It’s on the camino, at the end of a great stage, and the albergue is only a kilometer away. The next day will get you to Coimbra.
 
In Viana do Castelo:
1. Hospital Velho - medieval building originally built to house pilgrims (peregrinos) in the 1400s, once again serving peregrinos as a place to relax. You can tour the original rooms on the second floor, too. Located in center of historic district.
2. Cidade Velha or Citânia de Santa Luzia - located on that big hill behind the historic center, behind the church and the pousada/hotel. Bit of a walk to the entrance but a fascinating view of a prehistoric settlement (castro).. Basically "just" the stone foundations of a small village from the Iron Age. Brilliant reminder that Portugal has been continuously inhabited for a very long time. (There's also a tiny museum related to this Castro and early Viana history back down in the historic center: Casa dos Nichos. Small stone building from the 1400s, free entrance.)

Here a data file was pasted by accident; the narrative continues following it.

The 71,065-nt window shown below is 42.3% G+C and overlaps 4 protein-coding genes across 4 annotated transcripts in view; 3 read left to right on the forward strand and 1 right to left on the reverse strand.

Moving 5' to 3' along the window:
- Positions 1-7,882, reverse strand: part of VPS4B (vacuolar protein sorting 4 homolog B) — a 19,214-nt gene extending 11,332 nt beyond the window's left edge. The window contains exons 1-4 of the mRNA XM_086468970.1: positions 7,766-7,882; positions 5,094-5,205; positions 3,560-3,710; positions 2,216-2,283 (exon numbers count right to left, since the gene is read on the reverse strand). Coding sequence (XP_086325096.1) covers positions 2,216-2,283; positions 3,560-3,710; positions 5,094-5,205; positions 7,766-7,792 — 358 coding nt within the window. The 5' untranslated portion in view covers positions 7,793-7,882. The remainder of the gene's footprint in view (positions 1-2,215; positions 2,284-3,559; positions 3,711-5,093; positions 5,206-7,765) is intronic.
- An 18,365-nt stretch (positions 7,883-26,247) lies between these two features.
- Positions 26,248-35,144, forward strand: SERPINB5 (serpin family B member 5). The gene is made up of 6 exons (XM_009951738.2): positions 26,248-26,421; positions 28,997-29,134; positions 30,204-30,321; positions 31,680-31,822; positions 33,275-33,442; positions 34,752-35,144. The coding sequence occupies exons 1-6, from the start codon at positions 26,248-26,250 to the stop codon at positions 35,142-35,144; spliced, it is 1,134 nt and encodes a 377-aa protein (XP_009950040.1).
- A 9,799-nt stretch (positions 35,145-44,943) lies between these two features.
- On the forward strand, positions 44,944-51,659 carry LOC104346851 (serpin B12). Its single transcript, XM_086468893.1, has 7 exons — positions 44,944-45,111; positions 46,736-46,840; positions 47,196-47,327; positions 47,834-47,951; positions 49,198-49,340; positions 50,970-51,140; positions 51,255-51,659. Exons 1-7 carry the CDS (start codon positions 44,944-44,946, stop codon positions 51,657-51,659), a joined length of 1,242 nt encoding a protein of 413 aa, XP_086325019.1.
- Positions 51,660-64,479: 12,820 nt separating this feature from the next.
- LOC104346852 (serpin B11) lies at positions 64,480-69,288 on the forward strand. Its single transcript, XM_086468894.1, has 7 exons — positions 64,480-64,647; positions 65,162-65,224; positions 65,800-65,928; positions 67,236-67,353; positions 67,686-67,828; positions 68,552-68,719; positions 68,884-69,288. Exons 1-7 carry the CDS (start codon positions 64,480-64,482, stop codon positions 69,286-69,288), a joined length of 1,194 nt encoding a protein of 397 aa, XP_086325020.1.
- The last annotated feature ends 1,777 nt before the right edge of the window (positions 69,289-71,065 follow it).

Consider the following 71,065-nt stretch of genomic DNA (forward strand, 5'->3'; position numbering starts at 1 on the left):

Central Portugal: Others have already mentioned Conímbriga, once a major Roman town in central Portugal.
 
Self-guided 4-7 day Walking Packages, Reading Abbey to Southampton, 110 kms
3rd Edition. More content, training & pack guides avoid common mistakes, bed bugs etc
If one is not staying at the Hebron Monastary, is it still work a visit just to see it?
It’s a beautiful place with a lovely pilgrim’s mass in the evening. There is sometimes a tour for pilgrims staying there—who knows, maybe they’d let you tag along. I’d highly recommend staying there if you can. One of the best pilgrim experiences of my three Caminos.
 
It’s a beautiful place with a lovely pilgrim’s mass in the evening. There is sometimes a tour for pilgrims staying there—who knows, maybe they’d let you tag along. I’d highly recommend staying there if you can. One of the best pilgrim experiences of my three Caminos.